Perseid meteor shower times in the UK – When and where you can watch display this wee

Perseid meteor shower: ESA capture peak of event

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The Perseid meteor shower is caused by the Earth’s atmosphere colliding with debris left behind by comet Swift-Tuttle. It occurs in July and August every year, and it is one of the highlights of many meteor hunters’ calendar, due to its high hourly rate and bright meteors.

The meteors are named the Perseid as the point from which they appear to hail (called the radiant) lies in the constellation Perseus.

When does the Perseid meteor shower peak?

This year, the Perseid meteor shower is active between July 17 and August 24, according to the Royal Museums Greenwich (RMG).

The number of meteors will be increasing every night until it reaches a peak in mid-August, after which it will tail off.

The peak falls on the night of the 12th and before dawn on August 13.

Unfortunately, this year the peak falls around the time of the full moon, so light conditions will be particularly bad. RMG says: “When watching for meteors, the darker the sky the better.”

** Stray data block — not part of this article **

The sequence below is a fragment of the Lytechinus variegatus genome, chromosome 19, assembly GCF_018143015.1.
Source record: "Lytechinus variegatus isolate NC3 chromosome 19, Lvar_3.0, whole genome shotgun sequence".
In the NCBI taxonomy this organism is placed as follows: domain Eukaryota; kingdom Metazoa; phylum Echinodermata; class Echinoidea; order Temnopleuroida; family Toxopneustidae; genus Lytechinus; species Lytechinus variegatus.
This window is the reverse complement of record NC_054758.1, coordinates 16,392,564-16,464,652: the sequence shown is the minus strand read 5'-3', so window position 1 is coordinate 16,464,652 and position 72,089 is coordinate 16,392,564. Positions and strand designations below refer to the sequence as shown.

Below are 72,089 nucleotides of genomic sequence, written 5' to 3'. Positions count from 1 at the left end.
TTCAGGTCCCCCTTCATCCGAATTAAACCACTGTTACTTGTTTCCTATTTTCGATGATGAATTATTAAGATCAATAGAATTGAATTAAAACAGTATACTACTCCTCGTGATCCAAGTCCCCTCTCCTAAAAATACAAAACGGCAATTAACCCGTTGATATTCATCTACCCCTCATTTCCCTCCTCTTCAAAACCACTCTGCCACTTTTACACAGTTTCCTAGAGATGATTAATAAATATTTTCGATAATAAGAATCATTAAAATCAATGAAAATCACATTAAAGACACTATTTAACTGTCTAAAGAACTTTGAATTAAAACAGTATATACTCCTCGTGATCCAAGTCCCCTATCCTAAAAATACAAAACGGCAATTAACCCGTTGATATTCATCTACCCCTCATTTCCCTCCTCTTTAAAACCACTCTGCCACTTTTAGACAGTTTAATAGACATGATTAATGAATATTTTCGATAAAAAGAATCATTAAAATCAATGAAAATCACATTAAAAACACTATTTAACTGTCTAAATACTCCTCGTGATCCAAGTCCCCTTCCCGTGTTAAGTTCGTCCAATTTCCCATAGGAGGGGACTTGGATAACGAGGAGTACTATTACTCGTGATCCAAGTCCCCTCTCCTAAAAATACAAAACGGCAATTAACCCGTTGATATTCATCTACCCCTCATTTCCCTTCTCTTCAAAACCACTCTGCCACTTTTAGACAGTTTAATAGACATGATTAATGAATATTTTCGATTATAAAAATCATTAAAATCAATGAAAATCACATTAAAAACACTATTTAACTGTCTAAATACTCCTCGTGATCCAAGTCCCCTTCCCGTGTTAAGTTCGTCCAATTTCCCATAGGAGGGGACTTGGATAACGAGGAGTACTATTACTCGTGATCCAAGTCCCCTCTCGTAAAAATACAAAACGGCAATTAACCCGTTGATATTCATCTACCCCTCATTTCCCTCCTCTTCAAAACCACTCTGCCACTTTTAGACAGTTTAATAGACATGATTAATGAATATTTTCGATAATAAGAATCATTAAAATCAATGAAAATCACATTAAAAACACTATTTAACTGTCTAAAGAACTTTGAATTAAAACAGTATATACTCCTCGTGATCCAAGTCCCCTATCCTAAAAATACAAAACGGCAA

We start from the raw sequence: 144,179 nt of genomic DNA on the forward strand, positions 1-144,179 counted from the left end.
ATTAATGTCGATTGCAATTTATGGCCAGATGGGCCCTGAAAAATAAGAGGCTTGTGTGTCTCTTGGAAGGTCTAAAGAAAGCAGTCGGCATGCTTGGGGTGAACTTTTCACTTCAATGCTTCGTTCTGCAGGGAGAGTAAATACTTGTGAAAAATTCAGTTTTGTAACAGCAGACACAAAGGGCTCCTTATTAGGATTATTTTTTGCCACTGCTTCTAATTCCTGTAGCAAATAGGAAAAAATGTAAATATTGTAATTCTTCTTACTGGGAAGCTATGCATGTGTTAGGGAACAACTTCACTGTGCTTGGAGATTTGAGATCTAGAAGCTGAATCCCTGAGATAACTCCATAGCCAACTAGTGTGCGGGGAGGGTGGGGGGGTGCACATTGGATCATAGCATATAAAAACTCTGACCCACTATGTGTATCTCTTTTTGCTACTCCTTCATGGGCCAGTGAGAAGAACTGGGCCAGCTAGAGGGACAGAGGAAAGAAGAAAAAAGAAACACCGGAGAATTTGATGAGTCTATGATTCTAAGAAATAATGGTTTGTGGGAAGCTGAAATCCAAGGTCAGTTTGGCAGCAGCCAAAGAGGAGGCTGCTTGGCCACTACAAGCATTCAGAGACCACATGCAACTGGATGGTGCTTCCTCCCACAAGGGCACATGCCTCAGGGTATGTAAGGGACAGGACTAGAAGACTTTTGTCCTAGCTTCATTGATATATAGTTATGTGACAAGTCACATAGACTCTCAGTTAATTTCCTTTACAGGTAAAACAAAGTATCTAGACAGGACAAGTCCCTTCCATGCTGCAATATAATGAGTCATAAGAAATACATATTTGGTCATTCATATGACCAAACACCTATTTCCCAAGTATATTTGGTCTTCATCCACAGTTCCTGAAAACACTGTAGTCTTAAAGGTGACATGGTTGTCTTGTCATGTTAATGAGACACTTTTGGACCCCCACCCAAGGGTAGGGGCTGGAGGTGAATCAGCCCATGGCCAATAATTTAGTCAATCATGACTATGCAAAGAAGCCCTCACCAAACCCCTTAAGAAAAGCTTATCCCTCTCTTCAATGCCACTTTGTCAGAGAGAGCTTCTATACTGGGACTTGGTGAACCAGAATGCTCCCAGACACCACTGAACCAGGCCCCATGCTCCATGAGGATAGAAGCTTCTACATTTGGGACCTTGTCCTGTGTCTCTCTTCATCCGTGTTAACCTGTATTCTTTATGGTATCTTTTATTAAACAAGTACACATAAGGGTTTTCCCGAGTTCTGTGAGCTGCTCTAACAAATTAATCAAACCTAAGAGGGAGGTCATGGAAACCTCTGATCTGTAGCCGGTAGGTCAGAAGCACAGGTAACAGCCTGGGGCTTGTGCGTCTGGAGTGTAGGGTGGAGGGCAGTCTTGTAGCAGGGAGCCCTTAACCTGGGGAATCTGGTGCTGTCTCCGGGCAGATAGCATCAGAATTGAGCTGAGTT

Where can you see the Perseid meteor shower in the UK?

The meteor showers can be observed in the night sky from any location, but there are certain places which will increase your chances of spotting meteors.

The RMG advises: “Plan ahead and check the weather forecast. If it is likely to be inclement, find a different location or go out on a different day.

“The days leading up to the peak are usually better than the days after.”

Observers can also reduce the amount of light pollution in their field of view, by heading out to the countryside or a nearby park.

If that is not possible, you can simply turn your back to street lamps.

For a better experience, the RMG says it helps if you give your eyes at least 15 minutes to adjust to the dark so that you can catch more of the fainter meteors.

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This means that you should not look at your phone!

Meteors can appear in any part of the sky so the more sky you can see, the better.

Find an area with a clear view of the horizon and away from trees and buildings.

Binoculars and telescopes are not necessary as they will restrict the size of the sky that will be visible to you.

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